What an adorable little game. Figment 2: Creed Valley is a whimsical musical adventure puzzle game by Bedtime Digital Games that explores the inner world of a father’s mind as he struggles to find balance between ambition and happiness. You play as Dusty, who represents courage, and is eager to use his wooden sword to whack his way out of every problem. He is assisted by a bird named Piper, the voice of hope and optimism.
It’s a linear game that features puzzles and rhythmic boss battles. The puzzles are diverse and well-designed, though relatively simple; combat can get hectic at times, but it’s not particularly difficult to overcome. I really like the art style and it reminds me of the beautiful illustrations that I would see in children’s books from the Soviet Union when I’d visit the Hyderabad Book Fair at Public Gardens as a little kid, or some of Vlad Garismov’s wonderful works. However, what I found most endearing were the egg-shaped characters that represent opinions. The Song of Discarded Opinions is stuck in my head.
I also liked the concept of perspective switches that toggle between open-mindedness and closed-mindedness and how that changes opinions while also opening and closing pathways. It’s a nice reminder that perspective is a thing that affects an opinion, something we should consider before making a judgement.
I would have liked to see more variety in combat and enemies. I also stumbled upon a couple of bugs that forced me to restart a level. Nevertheless, I really enjoyed the game and I would recommend it to anybody who is open to trying a simple but beautiful game. I don’t think it is necessary to have played the prequel to be able to appreciate this game, but I feel really compelled to check it out.
Before I talk about the story and my takeaway, be warned that there may be some spoilers ahead. The story explores work-life balance, and the conflict between ambition and happiness. Cutscenes and memories that you unlock shed light on the ambition side of things, and your interactions with the Jester make a case for things that are fun, that you may associate with happiness. The game ends with the father reconnecting to his fun side, and finding his balance by making an important life decision. The ukulele that he carries home at the end is not for his daughter, but for himself.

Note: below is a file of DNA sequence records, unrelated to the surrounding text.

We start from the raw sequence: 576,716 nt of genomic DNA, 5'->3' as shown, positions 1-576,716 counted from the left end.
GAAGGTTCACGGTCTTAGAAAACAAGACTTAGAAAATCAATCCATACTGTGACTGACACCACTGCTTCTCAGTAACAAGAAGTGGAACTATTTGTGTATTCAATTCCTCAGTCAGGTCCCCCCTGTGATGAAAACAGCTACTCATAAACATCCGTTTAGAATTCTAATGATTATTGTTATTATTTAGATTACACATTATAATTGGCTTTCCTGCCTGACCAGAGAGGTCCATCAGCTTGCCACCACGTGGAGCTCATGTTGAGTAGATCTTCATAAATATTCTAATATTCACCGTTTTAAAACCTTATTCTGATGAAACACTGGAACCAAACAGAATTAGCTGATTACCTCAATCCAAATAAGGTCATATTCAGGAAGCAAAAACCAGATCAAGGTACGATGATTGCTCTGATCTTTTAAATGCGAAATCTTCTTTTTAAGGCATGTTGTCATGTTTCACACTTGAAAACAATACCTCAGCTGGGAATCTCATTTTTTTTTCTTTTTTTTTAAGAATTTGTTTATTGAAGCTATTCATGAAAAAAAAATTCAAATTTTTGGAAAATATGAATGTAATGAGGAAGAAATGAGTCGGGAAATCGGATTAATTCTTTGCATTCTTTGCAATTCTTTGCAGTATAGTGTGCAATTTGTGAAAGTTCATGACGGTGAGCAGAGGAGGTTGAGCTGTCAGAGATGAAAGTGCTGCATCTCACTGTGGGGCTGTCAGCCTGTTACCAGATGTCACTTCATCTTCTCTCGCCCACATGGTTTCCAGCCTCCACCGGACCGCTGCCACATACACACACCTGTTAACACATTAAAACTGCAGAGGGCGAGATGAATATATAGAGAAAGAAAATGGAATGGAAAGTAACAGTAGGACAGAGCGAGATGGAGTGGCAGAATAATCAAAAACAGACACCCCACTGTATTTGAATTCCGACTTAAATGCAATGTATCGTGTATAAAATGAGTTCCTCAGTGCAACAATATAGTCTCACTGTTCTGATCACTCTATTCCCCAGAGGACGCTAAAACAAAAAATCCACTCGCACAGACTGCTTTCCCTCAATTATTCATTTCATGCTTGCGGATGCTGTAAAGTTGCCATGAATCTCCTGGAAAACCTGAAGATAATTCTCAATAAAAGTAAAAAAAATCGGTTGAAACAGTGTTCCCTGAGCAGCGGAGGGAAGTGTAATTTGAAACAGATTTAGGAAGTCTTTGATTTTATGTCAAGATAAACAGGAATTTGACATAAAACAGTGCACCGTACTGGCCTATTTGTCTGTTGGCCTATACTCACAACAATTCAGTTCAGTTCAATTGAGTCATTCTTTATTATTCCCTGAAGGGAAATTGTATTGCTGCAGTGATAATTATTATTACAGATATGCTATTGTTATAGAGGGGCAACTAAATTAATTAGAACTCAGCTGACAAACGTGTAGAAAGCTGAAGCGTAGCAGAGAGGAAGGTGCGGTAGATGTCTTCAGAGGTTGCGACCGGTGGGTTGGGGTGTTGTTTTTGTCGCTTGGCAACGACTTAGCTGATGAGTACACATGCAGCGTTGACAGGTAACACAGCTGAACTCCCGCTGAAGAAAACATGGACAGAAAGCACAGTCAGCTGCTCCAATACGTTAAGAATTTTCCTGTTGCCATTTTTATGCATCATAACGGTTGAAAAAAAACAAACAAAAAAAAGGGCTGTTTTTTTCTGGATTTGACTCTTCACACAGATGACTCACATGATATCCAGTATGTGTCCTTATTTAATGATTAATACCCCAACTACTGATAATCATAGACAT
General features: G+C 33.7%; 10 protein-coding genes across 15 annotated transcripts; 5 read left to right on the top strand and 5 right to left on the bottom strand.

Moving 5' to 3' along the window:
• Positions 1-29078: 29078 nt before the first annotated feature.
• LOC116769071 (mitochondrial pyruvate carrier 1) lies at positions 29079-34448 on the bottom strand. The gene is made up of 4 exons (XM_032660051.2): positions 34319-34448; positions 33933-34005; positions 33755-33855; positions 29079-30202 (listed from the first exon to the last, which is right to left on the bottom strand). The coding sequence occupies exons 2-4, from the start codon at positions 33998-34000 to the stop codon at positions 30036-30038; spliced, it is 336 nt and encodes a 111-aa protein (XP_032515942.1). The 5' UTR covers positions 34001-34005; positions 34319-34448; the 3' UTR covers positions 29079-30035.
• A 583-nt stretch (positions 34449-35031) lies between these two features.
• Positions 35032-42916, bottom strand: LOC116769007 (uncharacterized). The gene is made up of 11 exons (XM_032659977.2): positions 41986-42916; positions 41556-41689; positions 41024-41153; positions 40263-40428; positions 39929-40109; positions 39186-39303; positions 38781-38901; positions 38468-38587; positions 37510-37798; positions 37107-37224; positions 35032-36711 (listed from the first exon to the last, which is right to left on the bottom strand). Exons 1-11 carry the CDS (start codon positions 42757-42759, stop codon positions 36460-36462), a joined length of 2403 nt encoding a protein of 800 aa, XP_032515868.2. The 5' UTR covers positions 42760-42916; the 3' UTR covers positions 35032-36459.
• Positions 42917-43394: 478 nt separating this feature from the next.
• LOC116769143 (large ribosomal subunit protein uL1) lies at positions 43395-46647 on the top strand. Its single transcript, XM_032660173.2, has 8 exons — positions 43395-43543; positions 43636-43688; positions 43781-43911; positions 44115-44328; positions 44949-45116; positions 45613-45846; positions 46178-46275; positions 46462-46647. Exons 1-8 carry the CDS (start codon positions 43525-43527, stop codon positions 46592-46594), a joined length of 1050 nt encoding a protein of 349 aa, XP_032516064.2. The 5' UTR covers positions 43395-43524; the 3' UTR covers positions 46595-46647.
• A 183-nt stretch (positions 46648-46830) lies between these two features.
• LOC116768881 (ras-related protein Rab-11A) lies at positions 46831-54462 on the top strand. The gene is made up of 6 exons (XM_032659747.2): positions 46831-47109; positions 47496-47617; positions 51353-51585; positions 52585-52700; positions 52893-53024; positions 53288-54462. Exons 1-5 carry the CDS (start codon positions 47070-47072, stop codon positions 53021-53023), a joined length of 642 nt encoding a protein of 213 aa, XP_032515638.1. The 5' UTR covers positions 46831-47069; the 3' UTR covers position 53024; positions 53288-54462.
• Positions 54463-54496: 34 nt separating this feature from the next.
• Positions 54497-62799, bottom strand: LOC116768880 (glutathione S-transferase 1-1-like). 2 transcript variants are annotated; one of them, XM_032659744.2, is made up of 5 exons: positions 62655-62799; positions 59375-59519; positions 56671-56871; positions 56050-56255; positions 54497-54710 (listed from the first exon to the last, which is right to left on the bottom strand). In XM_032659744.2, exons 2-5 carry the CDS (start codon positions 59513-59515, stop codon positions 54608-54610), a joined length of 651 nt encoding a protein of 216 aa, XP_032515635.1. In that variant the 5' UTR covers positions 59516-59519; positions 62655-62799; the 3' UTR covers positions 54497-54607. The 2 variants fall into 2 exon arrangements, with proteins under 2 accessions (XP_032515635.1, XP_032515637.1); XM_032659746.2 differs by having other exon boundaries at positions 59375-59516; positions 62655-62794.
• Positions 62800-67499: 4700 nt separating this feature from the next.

The more time we spend online, the more we get exposed to people who appear to be more successful than us, and we tend to get carried away by ambition. Some times, we focus so much on winning the next race that we don’t stop to appreciate and experience what we have already achieved. It need not be about one or the other, but perhaps about finding our balance, your balance, my balance; whatever that means to each one of us at this point in our lives.
It’s like all those games in my Humble Bundle library that I never got around to playing, not even one. Perhaps I am waiting to play them on that perfect rig; with that perfect screen; on that perfect couch; in my perfect room; at that perfect time; or I could stop for a moment, and play right now. Sure, let’s build a better tomorrow, but maybe let’s live a little today?
And some times …
It’s nothing important, honey. Just someone else’s dream.Figment 2: Creed Valley